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The Lama QuestionViolence, Sovereignty, and Exception in Early Socialist Mongolia$
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Christopher Kaplonski

Print publication date: 2014

Print ISBN-13: 9780824838560

Published to Hawaii Scholarship Online: November 2016

DOI: 10.21313/hawaii/9780824838560.001.0001

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Women, Literacy, and Other Dangerous Things

Women, Literacy, and Other Dangerous Things

Chapter:
(p.65) Chapter 3 Women, Literacy, and Other Dangerous Things
Source:
The Lama Question
Author(s):

Christopher Kaplonski

Publisher:
University of Hawai'i Press
DOI:10.21313/hawaii/9780824838560.003.0004

The lama question was inextricably linked to culture, politics, and society as a whole. Alongside the struggle to defeat the Buddhist establishment, the government sought to create a new socialist world. This chapter explores two aspects of this new identity, the repositioning of women in Mongolian culture and society and the promotion of universal literacy. The latter had a double goal. One was to aid in the creation of socialism and a socialist identity. The other was to combat the influence of the monasteries which provided the primary source of education at the time. Women’s issues ranged over a wide variety of topics, including jobs, literacy, criminal law, and even dress and fashion. They afford a broader picture of the social changes taking place in Mongolia at the time. These issues thus serve as a useful window onto the means by which the state pursued its construction of socialism.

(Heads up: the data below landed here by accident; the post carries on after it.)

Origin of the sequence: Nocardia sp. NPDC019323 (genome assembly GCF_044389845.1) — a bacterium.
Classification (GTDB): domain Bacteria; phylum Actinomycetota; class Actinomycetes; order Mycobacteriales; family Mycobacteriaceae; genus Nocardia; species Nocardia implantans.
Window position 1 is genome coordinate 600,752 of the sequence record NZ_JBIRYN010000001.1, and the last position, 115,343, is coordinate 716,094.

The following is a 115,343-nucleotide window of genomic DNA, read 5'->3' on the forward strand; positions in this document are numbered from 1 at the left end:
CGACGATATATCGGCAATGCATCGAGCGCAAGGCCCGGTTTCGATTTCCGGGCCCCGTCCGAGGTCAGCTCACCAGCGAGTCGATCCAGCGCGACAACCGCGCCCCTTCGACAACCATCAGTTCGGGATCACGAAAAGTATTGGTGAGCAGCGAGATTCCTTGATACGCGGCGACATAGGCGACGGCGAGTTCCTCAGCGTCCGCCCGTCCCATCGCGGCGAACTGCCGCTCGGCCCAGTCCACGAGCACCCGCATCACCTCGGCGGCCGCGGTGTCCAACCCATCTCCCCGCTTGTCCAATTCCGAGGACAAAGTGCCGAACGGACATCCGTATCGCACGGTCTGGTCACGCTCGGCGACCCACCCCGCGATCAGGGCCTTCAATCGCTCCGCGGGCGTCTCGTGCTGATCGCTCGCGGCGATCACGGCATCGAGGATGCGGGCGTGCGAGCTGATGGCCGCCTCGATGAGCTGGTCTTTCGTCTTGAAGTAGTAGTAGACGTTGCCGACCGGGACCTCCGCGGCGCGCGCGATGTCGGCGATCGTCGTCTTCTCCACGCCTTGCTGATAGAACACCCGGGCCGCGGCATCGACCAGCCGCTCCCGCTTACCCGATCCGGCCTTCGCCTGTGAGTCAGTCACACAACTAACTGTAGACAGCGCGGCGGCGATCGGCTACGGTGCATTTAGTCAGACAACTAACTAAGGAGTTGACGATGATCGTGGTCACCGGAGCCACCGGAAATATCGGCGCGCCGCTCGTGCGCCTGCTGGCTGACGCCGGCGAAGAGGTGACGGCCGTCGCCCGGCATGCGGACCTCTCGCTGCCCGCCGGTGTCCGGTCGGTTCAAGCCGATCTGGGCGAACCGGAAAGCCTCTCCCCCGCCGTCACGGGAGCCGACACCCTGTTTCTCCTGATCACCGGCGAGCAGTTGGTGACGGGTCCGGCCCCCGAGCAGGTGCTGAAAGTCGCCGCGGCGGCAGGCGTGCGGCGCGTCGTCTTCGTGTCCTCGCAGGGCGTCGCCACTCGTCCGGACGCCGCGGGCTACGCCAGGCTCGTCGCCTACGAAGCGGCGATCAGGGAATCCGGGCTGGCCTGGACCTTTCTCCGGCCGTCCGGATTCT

Keywords:   women, literacy, identity, gender, political violence, state of exception, Mongolia, political anthropology, Buddhism, socialism

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